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The basics of maritime tort claims

| Apr 24, 2020 | Admiralty And Maritime Law

Maritime jobs are well-known to entail hazardous work under ever-changing environmental conditions. Maritime tort law refers to the injuries of a person or damages to property in an area of navigable waters in which admiralty has jurisdiction. Industries on the Mississippi use the river for shipping and industrial practices, all of which could lead to accidents on the water or in river vessels. Maritime law reflects a series of rules and regulations that may differ from the avenues available for injuries that occur on land.

Delineating the types of injuries

After an accident, maritime laws provide different legal categories based on the type of damage that occurred, who was injured, where the injury took place, and what conditions led to that injury. Here are some of the categories that define maritime law for worker injuries:

  • Maintenance and cure: For those seamen who are injured in the workplace, employers may be required to provide ‘maintenance and cure’ benefits, which cover living expenses while the worker recovers from their injuries.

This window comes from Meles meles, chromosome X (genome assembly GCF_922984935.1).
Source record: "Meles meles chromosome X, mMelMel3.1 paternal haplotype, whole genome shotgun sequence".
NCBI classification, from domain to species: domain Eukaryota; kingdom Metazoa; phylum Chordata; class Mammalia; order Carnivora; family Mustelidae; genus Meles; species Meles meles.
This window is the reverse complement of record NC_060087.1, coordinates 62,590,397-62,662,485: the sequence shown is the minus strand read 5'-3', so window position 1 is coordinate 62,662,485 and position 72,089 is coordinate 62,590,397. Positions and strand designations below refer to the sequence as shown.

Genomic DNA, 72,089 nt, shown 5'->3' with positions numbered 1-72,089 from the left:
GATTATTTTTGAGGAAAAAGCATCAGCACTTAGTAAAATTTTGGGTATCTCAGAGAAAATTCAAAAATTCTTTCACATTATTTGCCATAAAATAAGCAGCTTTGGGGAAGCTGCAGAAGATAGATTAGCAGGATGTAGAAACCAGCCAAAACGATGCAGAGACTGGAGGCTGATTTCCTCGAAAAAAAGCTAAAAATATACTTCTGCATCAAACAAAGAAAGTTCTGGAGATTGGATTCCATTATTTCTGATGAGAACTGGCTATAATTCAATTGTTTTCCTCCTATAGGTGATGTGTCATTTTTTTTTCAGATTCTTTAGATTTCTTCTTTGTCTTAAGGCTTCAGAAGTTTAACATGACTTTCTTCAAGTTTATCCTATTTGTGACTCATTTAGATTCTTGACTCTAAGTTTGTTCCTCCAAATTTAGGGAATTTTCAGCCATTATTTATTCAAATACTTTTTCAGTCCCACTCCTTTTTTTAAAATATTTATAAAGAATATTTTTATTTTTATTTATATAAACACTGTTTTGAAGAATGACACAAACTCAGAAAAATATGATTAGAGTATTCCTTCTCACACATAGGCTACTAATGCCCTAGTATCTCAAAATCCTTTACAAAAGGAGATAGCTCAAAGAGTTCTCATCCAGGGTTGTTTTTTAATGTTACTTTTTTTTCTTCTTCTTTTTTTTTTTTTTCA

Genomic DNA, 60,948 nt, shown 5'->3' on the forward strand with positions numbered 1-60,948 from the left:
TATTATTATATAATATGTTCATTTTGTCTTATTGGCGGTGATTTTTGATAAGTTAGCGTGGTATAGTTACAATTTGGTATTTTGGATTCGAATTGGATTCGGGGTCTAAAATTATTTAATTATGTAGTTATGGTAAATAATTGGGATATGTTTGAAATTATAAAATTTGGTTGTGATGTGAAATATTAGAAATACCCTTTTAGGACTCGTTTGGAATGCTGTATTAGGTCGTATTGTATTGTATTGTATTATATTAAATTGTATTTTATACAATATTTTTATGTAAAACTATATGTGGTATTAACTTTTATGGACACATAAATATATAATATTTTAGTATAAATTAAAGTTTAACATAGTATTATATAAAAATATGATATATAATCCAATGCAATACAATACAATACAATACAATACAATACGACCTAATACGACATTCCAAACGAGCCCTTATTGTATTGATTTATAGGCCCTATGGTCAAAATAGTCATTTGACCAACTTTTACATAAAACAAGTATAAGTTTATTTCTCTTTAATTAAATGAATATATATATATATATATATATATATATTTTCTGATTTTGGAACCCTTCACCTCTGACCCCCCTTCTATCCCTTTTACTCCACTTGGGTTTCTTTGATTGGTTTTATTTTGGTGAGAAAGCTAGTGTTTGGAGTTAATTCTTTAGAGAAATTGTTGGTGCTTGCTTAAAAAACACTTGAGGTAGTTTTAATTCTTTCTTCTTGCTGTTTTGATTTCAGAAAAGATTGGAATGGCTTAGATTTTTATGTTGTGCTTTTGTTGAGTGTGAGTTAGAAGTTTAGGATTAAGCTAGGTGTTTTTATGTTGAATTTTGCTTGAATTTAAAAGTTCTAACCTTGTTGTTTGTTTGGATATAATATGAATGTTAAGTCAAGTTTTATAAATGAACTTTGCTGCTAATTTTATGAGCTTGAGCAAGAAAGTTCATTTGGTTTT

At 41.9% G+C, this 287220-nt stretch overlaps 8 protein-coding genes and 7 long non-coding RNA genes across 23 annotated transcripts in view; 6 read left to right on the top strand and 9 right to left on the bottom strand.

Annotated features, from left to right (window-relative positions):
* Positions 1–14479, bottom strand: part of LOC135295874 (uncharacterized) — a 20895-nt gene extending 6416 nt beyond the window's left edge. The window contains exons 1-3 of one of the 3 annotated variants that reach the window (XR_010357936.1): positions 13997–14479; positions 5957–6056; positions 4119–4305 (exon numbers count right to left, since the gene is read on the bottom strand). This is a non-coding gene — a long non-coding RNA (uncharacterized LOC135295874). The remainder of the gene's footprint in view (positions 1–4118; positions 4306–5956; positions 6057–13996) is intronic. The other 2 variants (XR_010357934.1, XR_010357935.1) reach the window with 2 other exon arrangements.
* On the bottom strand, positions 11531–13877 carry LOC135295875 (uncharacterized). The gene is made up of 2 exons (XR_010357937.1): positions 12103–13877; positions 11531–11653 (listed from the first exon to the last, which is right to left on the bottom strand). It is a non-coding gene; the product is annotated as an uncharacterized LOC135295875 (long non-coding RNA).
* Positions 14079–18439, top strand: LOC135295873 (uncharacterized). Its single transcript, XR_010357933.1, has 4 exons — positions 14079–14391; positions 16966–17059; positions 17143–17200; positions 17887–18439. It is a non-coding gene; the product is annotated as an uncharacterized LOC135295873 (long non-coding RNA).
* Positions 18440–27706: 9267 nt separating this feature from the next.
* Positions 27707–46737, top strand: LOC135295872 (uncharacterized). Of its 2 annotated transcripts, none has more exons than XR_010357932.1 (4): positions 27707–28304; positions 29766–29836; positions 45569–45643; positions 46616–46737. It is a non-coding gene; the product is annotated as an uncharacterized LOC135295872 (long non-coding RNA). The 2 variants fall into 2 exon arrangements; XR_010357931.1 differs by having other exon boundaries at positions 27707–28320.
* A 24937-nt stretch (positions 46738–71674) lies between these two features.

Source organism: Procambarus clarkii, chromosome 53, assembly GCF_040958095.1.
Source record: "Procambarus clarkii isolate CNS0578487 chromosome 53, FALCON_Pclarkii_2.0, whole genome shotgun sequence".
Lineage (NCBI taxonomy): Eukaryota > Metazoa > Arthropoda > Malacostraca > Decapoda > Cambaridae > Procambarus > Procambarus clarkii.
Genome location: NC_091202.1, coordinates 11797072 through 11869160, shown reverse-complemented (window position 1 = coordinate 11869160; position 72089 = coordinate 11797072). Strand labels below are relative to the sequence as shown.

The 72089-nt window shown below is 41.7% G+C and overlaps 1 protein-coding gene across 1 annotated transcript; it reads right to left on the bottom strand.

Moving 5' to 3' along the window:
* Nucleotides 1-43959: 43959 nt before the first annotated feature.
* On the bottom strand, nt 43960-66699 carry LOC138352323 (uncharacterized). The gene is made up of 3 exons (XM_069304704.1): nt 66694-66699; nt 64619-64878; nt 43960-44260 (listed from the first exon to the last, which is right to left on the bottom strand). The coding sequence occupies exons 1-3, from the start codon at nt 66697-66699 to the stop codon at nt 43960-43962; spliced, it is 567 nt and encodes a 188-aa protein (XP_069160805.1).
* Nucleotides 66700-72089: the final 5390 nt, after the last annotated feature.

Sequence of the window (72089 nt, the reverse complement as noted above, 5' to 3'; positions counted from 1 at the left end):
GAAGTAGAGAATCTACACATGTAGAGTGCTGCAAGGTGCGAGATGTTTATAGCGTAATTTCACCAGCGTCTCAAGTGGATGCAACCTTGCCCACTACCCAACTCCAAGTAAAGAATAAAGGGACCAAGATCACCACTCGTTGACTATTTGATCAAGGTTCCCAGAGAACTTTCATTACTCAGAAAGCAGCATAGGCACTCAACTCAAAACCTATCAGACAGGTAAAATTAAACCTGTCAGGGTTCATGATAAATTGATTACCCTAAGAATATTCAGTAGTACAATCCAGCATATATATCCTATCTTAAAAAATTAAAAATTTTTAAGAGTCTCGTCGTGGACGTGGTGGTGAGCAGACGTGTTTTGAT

• The Jones Act: The Jones Act covers injuries caused by their employer or another party while they were in the workplace. Though an injury claim places the ‘burden of proof’ on the worker, the standards for establishing fault is typically lower than in a standard personal injury case. The cause of injury could be related to unsafe working conditions, negligence, failure to provide signage for hazards, assault or intentional harm. Jones Act cases are similar to standard personal injury cases in that the claim could include damages like pain and suffering, wage loss and medical care.
  • The Longshore and Harbor Workers’ Compensation Act (LHWCA): The LHWCA is essentially a workers’ compensation program for seamen and dock workers injured on the job. The Act excludes those workers who may be covered by state benefits or compensation.

Fighting for your future

It is essential to know that the statute of limitations for most tort claims is three years after the time of injury. The federal court system enforces maritime laws that provide for seamen and shipping workers to hold multiple parties accountable for their damages. If you or a loved one became injured while working on a shipping/passenger vessel or a dock, you need to find a lawyer experienced in the intricacies of maritime law to explore your options for compensation.